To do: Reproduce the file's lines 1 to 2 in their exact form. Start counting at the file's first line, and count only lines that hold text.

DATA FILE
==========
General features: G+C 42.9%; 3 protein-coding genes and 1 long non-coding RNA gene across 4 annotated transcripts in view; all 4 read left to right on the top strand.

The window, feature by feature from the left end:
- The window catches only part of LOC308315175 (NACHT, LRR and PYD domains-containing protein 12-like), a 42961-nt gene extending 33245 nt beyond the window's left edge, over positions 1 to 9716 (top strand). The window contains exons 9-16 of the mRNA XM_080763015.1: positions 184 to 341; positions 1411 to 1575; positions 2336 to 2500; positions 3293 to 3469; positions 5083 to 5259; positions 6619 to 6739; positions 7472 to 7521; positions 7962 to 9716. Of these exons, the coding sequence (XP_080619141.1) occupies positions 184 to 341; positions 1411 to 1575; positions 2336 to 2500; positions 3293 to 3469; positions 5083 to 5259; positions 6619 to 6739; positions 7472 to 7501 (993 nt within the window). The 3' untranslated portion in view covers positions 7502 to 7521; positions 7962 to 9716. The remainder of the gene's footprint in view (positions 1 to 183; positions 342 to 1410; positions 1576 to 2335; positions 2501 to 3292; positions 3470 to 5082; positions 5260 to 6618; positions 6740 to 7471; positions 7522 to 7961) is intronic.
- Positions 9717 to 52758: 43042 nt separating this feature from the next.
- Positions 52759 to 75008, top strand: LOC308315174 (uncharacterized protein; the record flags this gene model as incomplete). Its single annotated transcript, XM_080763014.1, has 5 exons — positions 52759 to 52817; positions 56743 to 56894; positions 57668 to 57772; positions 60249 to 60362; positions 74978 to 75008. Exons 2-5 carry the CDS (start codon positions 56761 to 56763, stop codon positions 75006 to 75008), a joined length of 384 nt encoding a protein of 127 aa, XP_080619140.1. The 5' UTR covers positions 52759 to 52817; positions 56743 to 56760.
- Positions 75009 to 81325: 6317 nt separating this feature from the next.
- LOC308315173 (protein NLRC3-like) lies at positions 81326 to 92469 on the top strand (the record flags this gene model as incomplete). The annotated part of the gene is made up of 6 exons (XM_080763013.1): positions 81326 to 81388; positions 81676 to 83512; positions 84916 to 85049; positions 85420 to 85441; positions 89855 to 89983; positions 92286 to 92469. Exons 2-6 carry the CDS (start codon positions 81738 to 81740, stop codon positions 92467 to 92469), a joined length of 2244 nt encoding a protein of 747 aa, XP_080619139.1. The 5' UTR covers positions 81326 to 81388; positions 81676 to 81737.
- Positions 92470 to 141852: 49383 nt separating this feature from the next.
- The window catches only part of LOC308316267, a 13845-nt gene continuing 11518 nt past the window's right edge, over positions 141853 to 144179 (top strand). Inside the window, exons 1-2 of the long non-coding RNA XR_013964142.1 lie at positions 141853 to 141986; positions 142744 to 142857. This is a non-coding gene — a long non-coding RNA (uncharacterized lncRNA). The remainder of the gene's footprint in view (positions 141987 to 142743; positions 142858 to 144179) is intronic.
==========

General features: G+C 42.9%; 3 protein-coding genes and 1 long non-coding RNA gene across 4 annotated transcripts in view; all 4 read left to right on the top strand.

The window, feature by feature from the left end: